If your company has a blog, you’re already ahead of the game. When done right, blogs can serve as absolutely invaluable pieces of a comprehensive, strategic content marketing strategy.
Blogs help position your company as knowledgeable experts within your industry and, when written well, they convert casual readers into prospects and customers.
Yes, sounds perfect. And easy. Right? Of course it does. All sweeping online marketing recommendations like “Have a blog!” sound easy. They’re not, though.
For most businesses, it’s not enough to write a great blog post and then kick back, waiting for traffic and business to roll in. Unless you already have a loyal following of blog subscribers or a very high-traffic site, that blog content on which your business has spent so much time (or money) may only get noticed with a bit of elbow-grease and promotion.
While a practically infinite number of articles have been written on how to promote your blog posts on social media, we recommend you consider an alternative means of promotion for your very best posts.
Among the many ways to get extra eyeballs on your blog content, one potentially powerful way is to ask for them.
This technique is especially powerful when you quote or link to others’ articles within your posts. Whenever you do this, reach out to those resources, let them know you cited them, and request their feedback on your post.
This reaching out shows the original writer you view him as an expert and value what he had to say on the topic. Each time you do this, there exists the potential to boost goodwill, networking and relationship building, external links to your blog posts from the reputable source, promotion of your blog post by the reputable source, and promotion to the source’s readership/followers/customers.
To increase the chances of extending your reach even more (instead of just hoping your source will promote you), you can go one step further and, again, ask.
Ask your expert source to share your post with his own audience. This (smart) idea may not even cross his mind if you don’t ask.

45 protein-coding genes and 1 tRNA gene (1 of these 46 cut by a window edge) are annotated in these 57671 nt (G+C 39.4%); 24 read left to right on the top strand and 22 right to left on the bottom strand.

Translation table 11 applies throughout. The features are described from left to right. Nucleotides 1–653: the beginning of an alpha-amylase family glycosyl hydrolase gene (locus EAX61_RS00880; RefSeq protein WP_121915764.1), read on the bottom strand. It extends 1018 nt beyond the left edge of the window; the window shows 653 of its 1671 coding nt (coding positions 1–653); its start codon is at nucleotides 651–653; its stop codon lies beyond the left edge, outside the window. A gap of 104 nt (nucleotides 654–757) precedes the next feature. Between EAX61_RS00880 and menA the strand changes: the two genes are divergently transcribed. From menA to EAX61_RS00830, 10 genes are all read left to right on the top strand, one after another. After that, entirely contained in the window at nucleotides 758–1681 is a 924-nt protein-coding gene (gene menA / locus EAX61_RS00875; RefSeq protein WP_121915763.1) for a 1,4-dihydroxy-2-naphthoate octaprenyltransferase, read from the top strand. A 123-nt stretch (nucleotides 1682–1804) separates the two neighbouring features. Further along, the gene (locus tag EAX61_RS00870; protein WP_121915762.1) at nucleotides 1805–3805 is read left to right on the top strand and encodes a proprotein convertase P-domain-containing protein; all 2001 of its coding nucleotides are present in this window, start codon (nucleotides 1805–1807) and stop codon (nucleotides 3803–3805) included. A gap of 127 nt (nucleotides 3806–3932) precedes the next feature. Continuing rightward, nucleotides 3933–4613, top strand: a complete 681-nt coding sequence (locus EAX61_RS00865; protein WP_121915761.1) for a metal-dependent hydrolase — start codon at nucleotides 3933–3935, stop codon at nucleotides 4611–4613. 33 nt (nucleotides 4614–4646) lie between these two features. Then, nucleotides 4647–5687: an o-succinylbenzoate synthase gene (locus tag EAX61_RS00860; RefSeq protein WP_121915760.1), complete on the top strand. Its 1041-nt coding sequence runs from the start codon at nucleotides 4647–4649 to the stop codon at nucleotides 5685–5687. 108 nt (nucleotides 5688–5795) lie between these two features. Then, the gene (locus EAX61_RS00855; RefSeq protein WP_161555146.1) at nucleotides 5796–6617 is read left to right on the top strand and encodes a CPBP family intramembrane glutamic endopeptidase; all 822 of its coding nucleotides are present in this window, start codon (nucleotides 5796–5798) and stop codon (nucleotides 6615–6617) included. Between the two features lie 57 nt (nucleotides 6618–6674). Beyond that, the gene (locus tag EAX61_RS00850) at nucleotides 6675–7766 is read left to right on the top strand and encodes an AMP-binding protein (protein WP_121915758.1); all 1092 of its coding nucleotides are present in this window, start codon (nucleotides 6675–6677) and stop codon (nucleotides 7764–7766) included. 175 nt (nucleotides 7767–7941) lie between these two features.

If he does share, it helps your piece gain more legs while further positioning him as an expert. It helps you by growing your readership and it makes the expert look really good that others are citing him. It’s a solid win-win (assuming, of course, the expert isn’t already a national figure receiving citations on a daily basis already. Pro tip: these suggestions likely won’t work if you’re citing and reaching out to people like Tony Robbins or Oprah. Promoting your post isn’t going to be a win for them).
Research your resource’s email address, LinkedIn profile and/or Twitter handle and contact them directly.
Your note to the resource may look something like the sample below.
(Important note before you read the message: we recommend you don’t just copy and paste this text without thoughtful customization and personalization. Customization and personalization are key when reaching out to people—if your emails sounds stock, it’s getting deleted, probably instantly. The email needs to reflect your personality, your writing style, and be written in a way that sounds like you. Experts like the ones you’ll be reaching out to often receive many of these types of emails per week, and the generic ones get ignored. Be genuine, this sample outreach message is just a starting point for you to run with and tweak.)
Good afternoon Jim,
I recently read your post (URL here) and noticed (insert at least two very specific comments about what you REALLY liked about the post and why you found it interesting enough to quote. The goal here is to be as non-generic as possible.)
I was so impressed with your post, in fact, that I mentioned your post (or quoted you, whatever is appropriate) to my blog followers in a recent an article I wrote. If you have have any thoughts or feedback on my story, or would like anything changed, let me know. I want to make sure our mention of you is something that you’re happy with. (Notice what we did there; we made this all about making THEM happy, not making it about us.)
Sometimes when we cite experts like yourself in our blog posts, they enjoy mentioning the citations to their own blog readers, as it shows how others in the industry see them as a valuable resource and true expert. Sometimes they say that our blog posts are also valuable for your readers. (Notice what we did there: we provided social proof and shared what others like them are doing.) If your readers would find our content valuable, we won’t say no to a mention or link to our post.
Your name and contact info
Give us a ring today at (720) 295-1003 to discuss expert content strategy .